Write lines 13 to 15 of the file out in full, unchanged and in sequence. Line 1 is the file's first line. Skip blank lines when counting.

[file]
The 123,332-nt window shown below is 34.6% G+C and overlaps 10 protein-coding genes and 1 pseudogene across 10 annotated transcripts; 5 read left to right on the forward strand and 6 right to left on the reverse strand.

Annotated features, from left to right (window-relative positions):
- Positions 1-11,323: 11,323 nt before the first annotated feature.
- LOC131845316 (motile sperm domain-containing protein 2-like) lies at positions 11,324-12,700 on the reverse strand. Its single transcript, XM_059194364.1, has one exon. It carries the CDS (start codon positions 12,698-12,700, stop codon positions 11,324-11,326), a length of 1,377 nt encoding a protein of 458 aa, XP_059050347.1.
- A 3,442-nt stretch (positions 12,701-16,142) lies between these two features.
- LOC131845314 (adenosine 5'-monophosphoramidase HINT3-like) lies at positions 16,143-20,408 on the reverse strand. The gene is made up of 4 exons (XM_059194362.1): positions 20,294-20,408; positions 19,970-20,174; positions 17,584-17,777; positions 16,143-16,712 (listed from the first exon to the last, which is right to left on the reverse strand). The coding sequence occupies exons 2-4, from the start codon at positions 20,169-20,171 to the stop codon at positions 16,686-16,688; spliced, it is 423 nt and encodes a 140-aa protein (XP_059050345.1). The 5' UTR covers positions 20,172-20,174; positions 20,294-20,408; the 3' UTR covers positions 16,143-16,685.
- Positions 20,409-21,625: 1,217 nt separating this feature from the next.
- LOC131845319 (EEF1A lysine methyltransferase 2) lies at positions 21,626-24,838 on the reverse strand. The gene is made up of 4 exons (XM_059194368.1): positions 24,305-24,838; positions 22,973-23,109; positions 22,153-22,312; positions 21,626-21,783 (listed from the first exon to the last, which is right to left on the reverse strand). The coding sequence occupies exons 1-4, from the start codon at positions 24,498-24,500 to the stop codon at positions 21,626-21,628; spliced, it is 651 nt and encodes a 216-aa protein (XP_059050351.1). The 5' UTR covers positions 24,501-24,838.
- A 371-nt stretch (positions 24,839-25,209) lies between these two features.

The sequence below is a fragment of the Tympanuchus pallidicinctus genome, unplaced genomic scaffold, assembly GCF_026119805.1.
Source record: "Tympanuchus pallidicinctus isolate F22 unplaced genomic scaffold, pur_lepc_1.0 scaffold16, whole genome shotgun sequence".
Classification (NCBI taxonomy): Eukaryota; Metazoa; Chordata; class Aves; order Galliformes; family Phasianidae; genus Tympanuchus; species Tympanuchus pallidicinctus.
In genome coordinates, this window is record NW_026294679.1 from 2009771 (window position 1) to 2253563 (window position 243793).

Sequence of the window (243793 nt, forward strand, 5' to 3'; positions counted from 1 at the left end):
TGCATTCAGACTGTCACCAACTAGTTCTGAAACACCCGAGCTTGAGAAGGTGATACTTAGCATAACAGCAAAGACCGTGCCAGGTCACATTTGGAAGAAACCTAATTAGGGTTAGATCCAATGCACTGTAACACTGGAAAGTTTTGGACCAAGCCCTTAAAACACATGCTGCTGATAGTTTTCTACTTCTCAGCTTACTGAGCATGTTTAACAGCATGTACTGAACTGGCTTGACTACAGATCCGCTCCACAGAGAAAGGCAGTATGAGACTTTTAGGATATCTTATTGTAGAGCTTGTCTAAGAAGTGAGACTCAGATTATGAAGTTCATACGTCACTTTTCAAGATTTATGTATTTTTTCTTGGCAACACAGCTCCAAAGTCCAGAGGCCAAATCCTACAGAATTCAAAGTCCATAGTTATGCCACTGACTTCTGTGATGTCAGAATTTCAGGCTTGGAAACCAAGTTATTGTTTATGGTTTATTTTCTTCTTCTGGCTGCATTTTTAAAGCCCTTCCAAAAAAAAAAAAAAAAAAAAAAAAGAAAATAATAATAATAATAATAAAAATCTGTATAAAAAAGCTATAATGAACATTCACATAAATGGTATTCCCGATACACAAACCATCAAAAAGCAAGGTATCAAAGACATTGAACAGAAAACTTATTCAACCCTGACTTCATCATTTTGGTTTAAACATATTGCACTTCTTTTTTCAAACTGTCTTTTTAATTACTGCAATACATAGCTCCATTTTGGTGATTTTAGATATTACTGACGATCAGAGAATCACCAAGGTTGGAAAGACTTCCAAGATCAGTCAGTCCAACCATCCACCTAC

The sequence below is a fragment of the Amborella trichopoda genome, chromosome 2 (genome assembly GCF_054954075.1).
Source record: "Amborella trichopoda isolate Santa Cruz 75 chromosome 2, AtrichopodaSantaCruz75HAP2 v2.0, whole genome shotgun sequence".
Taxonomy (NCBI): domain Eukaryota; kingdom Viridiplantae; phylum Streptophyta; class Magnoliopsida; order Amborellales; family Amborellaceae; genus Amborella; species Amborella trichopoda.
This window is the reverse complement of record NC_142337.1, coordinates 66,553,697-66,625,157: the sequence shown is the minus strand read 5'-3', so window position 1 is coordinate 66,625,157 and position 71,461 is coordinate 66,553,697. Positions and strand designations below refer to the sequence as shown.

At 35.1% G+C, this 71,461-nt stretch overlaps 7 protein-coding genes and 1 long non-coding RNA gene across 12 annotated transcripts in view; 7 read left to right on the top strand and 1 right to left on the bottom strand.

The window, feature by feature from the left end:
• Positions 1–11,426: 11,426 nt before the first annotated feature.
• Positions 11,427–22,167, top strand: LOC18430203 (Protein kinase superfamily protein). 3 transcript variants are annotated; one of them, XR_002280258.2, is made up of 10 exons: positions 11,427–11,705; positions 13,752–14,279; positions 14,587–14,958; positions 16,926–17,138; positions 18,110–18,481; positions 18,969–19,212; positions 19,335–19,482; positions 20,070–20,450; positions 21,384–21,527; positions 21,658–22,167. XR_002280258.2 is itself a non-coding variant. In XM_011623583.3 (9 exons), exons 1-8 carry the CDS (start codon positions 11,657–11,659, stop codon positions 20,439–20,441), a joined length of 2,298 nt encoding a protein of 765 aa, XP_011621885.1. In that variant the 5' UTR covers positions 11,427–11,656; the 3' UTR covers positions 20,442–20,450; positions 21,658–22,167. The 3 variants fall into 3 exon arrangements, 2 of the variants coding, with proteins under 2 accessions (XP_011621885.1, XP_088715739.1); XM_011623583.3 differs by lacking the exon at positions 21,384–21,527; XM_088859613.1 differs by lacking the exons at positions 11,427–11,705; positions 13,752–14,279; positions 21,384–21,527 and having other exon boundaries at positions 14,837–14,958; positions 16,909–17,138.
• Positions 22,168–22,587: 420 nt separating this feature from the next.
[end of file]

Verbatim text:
In genome coordinates, this window is record NW_026294679.1 from 2009771 (window position 1) to 2253563 (window position 243793).

Sequence of the window (243793 nt, forward strand, 5' to 3'; positions counted from 1 at the left end):
TGCATTCAGACTGTCACCAACTAGTTCTGAAACACCCGAGCTTGAGAAGGTGATACTTAGCATAACAGCAAAGACCGTGCCAGGTCACATTTGGAAGAAACCTAATTAGGGTTAGATCCAATGCACTGTAACACTGGAAAGTTTTGGACCAAGCCCTTAAAACACATGCTGCTGATAGTTTTCTACTTCTCAGCTTACTGAGCATGTTTAACAGCATGTACTGAACTGGCTTGACTACAGATCCGCTCCACAGAGAAAGGCAGTATGAGACTTTTAGGATATCTTATTGTAGAGCTTGTCTAAGAAGTGAGACTCAGATTATGAAGTTCATACGTCACTTTTCAAGATTTATGTATTTTTTCTTGGCAACACAGCTCCAAAGTCCAGAGGCCAAATCCTACAGAATTCAAAGTCCATAGTTATGCCACTGACTTCTGTGATGTCAGAATTTCAGGCTTGGAAACCAAGTTATTGTTTATGGTTTATTTTCTTCTTCTGGCTGCATTTTTAAAGCCCTTCCAAAAAAAAAAAAAAAAAAAAAAAAGAAAATAATAATAATAATAATAAAAATCTGTATAAAAAAGCTATAATGAACATTCACATAAATGGTATTCCCGATACACAAACCATCAAAAAGCAAGGTATCAAAGACATTGAACAGAAAACTTATTCAACCCTGACTTCATCATTTTGGTTTAAACATATTGCACTTCTTTTTTCAAACTGTCTTTTTAATTACTGCAATACATAGCTCCATTTTGGTGATTTTAGATATTACTGACGATCAGAGAATCACCAAGGTTGGAAAGACTTCCAAGATCAGTCAGTCCAACCATCCACCTAC